These are using these terms in a slightly different way, but they are trying to convey similar underlying ideas.
Here's a quote from the book you referenced (emphasis mine):
Going back to the ShoppingBasket example, you would expect this class
to have responsibilities such as
- add item to basket;
- remove item from basket;
- show items in basket.
This is a cohesive set of responsibilities [...]. It is cohesive
because all the responsibilities are working toward the same goal
[...]. In fact, we could summarize these three responsibilities as a
very high-level responsibility called "maintain basket".
Now, you could also add [... some other ...] responsibilities to the
ShoppingBasket [...]. But these responsibilities do not seem to fit
with the intent or intuitive semantics of shopping baskets. [...] It
is important to distribute responsibilities appropriately over
analysis classes to maximize cohesion within each class.
Finally, good classes have the minimum amount of coupling to other
They are essentially talking about achieving high cohesion and low coupling - the goal is for typical changes to be localized and low impact (e.g. in a single class, rather then spread out throughout the codebase, without cascading changes to seemingly unrelated code).
So they are saying that each class should have one "high level responsibility".
SRP captures a very similar set of ideas:
- Parnas - separate based on the kind of changes that are likely
- Dijkstra - the idea of separation of concerns
- the notions of coupling and
SRP originally stated that a software module should have one responsibility; Bob Martin later decided to clarify "responsibility" as "reason to change".
As with all the principles, their single-sentence statements are really a neat way to remember them and talk about them; but to understand them, you have to go beyond that and dig a bit deeper into the underlying ideas.
The primary point of software design and its principles is to have some control over complexity that arises over time due to change. If the code never changed, design wouldn't matter all that much.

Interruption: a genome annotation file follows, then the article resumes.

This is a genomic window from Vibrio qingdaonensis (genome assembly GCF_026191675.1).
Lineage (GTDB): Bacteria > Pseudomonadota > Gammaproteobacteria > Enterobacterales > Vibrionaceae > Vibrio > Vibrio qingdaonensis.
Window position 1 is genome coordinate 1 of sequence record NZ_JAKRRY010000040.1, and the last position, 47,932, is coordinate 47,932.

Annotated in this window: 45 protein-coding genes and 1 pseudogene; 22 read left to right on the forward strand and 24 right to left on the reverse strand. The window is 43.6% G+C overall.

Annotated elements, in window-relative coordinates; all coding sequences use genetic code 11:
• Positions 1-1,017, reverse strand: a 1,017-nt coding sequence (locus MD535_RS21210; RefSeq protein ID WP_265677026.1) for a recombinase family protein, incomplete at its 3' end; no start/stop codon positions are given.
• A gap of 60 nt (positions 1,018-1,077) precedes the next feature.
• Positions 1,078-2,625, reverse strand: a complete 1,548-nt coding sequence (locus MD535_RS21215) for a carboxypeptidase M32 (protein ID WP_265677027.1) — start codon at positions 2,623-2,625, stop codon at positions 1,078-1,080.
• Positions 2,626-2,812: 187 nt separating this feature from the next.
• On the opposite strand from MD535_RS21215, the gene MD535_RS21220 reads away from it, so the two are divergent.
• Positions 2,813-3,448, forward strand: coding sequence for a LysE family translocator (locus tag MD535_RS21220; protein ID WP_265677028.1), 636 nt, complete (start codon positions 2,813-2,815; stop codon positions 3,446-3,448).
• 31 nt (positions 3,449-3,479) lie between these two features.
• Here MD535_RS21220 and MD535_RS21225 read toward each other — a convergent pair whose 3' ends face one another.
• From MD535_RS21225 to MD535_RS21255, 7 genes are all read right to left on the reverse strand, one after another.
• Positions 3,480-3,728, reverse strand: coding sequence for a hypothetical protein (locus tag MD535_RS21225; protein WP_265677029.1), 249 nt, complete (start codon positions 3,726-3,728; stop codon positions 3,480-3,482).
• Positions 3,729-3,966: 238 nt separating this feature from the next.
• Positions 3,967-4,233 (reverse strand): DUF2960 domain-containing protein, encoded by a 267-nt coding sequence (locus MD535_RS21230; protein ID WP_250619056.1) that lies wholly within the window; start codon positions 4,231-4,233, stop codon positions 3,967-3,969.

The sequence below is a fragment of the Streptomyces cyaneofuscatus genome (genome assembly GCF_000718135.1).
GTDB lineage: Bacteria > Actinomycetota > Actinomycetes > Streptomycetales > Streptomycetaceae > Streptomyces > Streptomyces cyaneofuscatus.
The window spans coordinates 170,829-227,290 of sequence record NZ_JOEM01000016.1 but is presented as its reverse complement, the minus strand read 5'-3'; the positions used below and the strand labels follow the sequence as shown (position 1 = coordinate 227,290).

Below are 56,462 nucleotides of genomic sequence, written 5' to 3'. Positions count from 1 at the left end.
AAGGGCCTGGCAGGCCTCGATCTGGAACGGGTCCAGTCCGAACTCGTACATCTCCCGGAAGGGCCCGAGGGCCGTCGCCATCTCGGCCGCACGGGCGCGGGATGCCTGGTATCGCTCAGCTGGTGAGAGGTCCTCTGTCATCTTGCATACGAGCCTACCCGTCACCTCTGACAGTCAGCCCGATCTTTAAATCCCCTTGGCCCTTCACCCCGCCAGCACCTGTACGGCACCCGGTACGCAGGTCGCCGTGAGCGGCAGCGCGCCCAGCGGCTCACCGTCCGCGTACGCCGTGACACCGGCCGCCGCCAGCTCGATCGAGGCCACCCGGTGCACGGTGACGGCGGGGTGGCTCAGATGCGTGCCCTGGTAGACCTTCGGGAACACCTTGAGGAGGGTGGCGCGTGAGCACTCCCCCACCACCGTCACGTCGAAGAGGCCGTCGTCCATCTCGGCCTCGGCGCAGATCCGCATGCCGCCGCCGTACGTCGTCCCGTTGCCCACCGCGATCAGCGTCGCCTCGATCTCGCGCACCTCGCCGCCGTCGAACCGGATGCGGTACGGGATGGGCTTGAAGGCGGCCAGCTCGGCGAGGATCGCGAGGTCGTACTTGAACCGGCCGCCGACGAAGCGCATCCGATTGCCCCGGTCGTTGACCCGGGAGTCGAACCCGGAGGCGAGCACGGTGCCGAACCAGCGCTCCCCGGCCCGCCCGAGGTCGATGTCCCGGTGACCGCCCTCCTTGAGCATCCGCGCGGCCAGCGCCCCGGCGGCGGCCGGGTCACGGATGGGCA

In any domain, there are things that cause change. E.g. a business for which the software is being made might need certain features; but businesses have their own way of doing things, and they want the software to support that. One set of users might need one set of features, and another set of users (maybe from another department) might need a different set of features. They might have certain business processes already in place, and they might want the software to automate some parts of that - and if the developer team didn't spend enough time to understand those processes (how they do things) and their business (why they do things, how they think about concepts) the software is going to be conceptualized and structured/developed in a way that makes it hard to make the kinds of changes that they'll need - because the code will be based on the wrong set of abstractions (these are hard to change), and it will therefore be coupled in the wrong kinds of ways. You can't have code that supports all imaginable kinds of changes. You make it support certain kinds of changes by making it rigid for other kinds. Design is about tradeoffs. The trick is to be conscious/intentional about this.
You can think about these factors that drive the direction of change as the "forces of change", or "axes of change". These are often driven by people, organizations, their policies and politics, etc. That's where and how humans come into the picture. To quote Martin's article: "who must the design of the program respond to?"
The idea is, initially, to understand the domain enough to recognize some of these axes of change, and design around that. This will in part be based on domain analysis, in part on experience. It is important, however, not to over-engineer at this point: don't consciously make assumptions about domain aspects you don't yet have a good understanding of.
But it doesn't stop there. Since agile development is an iterative process, you'll be learning about the domain and the system as you go along. You'll discover that there are axes of change you didn't account for, or that some of the ones you anticipated are not so important because they rarely cause change in practice. Or that you've made some wrong assumptions, and that they now give you trouble. You have to decide when, where and how to restructure your code based on this new knowledge - in a "wait for the last responsible moment" fashion (before the coupling and complexity goes out of control). This is why we have heuristics like YAGNI and "wait for three examples of something before you abstract it or DRY it up". Doing this is more important in those parts of the codebase that have proven to change the most over time, in other parts less so.
To quote Bob Martin again (emphasis mine):
When you write a software module, you want to make sure that when
changes are requested, those changes can only originate from a single
person, or rather, a single tightly coupled group of people
representing a single narrowly defined business function. You want to
isolate your modules from the complexities of the organization as a
whole, and design your systems such that each module is responsible
(responds to) the needs of just that one business function.
This is why "responsibility" in SRP has to be defined in a somewhat abstract way - you have to discover how to partition the code into classes (or other kinds of components) for the specific application you are developing.